Wednesday, 24 December 2014

Review: The Ice Dragon by George R.R. Martin

Publisher: Harper Voyager
Format: Hardcover / eBook
Released: December 4th, 2014
Rating: 7/10

Amazon summary:

From ancient times the ice dragon was a creature of legend and fear, for no man had ever tamed one. When it flew overhead, it left in its wake desolate cold and frozen land. But Adara was not afraid. For Adara was a winter child, born during the worst freeze that anyone, even the Old Ones, could remember. Adara could not remember the first time she had seen the ice dragon. It seemed that it had always been in her life, glimpsed from afar as she played in the frigid snow long after the other children had fled the cold. In her fourth year she touched it, and in her fifth year she rode upon its broad, chilled back for the first time. Then, in her seventh year, on a calm summer day, fiery dragons from the North swooped down upon the peaceful farm that was Adara’s home. And only a winter child—and the ice dragon who loved her—could save her world from utter destruction.


The Ice Dragon is one of George R. R. Martin's older novellas, newly republished in a lovely little hardback with brand new illustrations by Luis Royo. It isn't a long book and doesn't have much depth to it, but it's a fun fantasy read and is exactly what I expected it to be like.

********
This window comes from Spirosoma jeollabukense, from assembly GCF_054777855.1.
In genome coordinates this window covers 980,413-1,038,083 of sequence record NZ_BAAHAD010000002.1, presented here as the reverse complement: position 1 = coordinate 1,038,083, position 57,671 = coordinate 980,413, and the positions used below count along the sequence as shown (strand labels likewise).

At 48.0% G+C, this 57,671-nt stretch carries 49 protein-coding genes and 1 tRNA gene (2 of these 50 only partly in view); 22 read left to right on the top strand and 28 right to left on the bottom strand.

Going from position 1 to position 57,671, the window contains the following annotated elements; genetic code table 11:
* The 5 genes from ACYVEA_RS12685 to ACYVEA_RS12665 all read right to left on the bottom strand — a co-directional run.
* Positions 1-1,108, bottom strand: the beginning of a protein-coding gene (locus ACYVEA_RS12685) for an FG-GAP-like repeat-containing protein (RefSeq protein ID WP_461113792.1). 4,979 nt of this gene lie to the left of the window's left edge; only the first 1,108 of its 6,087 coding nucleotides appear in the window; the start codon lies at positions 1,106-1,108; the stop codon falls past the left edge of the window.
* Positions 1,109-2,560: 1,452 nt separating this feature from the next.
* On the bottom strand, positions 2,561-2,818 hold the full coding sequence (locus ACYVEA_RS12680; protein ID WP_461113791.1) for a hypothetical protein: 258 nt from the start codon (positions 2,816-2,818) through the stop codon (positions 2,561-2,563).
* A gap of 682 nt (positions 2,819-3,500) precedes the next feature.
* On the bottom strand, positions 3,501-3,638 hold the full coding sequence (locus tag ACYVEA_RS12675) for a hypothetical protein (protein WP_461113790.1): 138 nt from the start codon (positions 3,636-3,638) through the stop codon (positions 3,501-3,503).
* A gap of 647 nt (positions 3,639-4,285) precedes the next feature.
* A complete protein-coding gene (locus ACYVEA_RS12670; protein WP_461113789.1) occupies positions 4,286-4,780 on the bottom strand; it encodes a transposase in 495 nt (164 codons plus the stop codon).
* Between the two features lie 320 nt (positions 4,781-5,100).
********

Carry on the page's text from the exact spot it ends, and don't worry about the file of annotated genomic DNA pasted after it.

This book is all about young Adara and her experiences with the fabled ice dragon. She befriends the dragon, riding on it and touching it like no human has before. When she's seven years old, dragons from the north descend on her family's farm and threaten to destroy everything; it's only Adara and the ice dragon who have any hope of stopping it.

This really is a nice little story, full of dragons and Adara, a wonderful character who I wish I could have spent more time with. I would have liked to learn more about her affinity with winter and the ice dragon, though unfortunately short novellas don't allow for such things. I enjoyed what I read, though, and am very glad I finally have a chance to read it.

I can't talk about The Ice Dragon and not mention the fantastic illustrations that adorn the cover and inside pages. They're all brilliant, dark and grey like I imagine a cold winter to be, with dragons that look lifelike. They're a great compliment to the story and I can't imagine this book without them - it would certainly be a very different reading experience. I'm sure George's legions of fans will lap this book up, and for good reason too!

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